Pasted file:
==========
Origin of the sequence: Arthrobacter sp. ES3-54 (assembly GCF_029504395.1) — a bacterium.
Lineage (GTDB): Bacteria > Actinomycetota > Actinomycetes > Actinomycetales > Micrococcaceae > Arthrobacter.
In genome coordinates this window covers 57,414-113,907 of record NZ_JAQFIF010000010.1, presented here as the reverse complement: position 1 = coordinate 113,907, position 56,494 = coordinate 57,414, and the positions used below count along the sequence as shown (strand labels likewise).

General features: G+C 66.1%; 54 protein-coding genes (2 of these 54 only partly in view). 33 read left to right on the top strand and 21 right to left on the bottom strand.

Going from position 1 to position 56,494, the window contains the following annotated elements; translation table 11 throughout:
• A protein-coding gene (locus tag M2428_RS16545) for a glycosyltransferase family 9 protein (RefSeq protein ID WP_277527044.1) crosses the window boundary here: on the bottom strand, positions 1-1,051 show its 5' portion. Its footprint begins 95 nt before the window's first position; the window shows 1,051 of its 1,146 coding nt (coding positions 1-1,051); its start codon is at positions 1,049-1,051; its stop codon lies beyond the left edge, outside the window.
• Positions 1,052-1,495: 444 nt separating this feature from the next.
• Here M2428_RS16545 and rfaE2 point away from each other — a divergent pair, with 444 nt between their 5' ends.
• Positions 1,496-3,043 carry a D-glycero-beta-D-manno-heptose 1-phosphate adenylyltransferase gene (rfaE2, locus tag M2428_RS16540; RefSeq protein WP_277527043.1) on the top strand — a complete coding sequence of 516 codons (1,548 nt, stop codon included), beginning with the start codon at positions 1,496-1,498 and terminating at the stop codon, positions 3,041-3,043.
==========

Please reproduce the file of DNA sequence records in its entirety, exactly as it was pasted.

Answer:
Origin of the sequence: Arthrobacter sp. ES3-54 (assembly GCF_029504395.1) — a bacterium.
Lineage (GTDB): Bacteria > Actinomycetota > Actinomycetes > Actinomycetales > Micrococcaceae > Arthrobacter.
In genome coordinates this window covers 57,414-113,907 of record NZ_JAQFIF010000010.1, presented here as the reverse complement: position 1 = coordinate 113,907, position 56,494 = coordinate 57,414, and the positions used below count along the sequence as shown (strand labels likewise).

General features: G+C 66.1%; 54 protein-coding genes (2 of these 54 only partly in view). 33 read left to right on the top strand and 21 right to left on the bottom strand.

Going from position 1 to position 56,494, the window contains the following annotated elements; translation table 11 throughout:
• A protein-coding gene (locus tag M2428_RS16545) for a glycosyltransferase family 9 protein (RefSeq protein ID WP_277527044.1) crosses the window boundary here: on the bottom strand, positions 1-1,051 show its 5' portion. Its footprint begins 95 nt before the window's first position; the window shows 1,051 of its 1,146 coding nt (coding positions 1-1,051); its start codon is at positions 1,049-1,051; its stop codon lies beyond the left edge, outside the window.
• Positions 1,052-1,495: 444 nt separating this feature from the next.
• Here M2428_RS16545 and rfaE2 point away from each other — a divergent pair, with 444 nt between their 5' ends.
• Positions 1,496-3,043 carry a D-glycero-beta-D-manno-heptose 1-phosphate adenylyltransferase gene (rfaE2, locus tag M2428_RS16540; RefSeq protein WP_277527043.1) on the top strand — a complete coding sequence of 516 codons (1,548 nt, stop codon included), beginning with the start codon at positions 1,496-1,498 and terminating at the stop codon, positions 3,041-3,043.